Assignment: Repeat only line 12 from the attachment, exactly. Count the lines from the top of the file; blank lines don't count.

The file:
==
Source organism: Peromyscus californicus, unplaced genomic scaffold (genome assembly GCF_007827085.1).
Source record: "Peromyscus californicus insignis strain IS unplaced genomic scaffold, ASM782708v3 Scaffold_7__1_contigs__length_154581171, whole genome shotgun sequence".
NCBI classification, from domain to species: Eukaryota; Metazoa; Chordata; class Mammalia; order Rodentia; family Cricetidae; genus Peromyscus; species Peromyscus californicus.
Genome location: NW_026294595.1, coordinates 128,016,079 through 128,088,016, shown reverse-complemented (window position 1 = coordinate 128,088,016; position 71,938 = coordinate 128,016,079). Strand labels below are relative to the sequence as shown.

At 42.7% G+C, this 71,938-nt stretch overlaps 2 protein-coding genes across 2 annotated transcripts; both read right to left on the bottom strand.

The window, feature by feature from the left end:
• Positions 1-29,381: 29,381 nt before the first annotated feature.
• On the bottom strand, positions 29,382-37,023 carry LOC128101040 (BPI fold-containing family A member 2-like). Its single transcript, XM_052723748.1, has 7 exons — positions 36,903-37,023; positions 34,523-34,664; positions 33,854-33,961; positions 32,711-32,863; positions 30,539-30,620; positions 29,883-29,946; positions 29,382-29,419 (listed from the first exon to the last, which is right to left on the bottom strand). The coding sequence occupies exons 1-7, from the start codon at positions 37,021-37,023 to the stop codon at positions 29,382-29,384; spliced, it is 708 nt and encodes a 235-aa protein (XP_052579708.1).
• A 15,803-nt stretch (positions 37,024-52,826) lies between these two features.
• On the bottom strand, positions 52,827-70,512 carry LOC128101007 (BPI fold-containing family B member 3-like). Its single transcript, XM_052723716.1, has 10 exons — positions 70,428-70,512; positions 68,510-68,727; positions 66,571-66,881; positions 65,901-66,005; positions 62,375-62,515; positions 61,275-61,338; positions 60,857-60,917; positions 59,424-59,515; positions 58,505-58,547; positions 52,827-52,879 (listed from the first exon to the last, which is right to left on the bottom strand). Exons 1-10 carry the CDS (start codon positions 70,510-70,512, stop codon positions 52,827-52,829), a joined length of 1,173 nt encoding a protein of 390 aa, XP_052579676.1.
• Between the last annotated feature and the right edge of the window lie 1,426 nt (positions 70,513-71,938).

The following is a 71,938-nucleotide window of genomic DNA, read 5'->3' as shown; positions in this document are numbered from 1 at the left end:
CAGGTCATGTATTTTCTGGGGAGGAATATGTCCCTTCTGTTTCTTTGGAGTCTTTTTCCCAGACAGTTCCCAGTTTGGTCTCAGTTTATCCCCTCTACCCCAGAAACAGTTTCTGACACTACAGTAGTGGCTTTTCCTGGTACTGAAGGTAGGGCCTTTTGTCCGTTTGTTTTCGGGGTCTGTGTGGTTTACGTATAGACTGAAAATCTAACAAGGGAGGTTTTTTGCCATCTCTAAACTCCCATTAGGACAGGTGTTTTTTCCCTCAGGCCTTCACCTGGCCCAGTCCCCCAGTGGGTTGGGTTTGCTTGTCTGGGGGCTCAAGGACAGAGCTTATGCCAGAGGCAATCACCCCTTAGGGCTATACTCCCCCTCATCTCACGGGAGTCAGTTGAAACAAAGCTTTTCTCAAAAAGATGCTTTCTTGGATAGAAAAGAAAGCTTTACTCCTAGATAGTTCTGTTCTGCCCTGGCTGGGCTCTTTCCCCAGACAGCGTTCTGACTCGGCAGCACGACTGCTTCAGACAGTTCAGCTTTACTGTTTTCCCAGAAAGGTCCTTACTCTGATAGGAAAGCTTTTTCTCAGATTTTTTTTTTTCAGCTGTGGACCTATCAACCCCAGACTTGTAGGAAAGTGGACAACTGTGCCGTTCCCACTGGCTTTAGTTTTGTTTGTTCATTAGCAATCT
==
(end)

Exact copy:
The following is a 71,938-nucleotide window of genomic DNA, read 5'->3' as shown; positions in this document are numbered from 1 at the left end: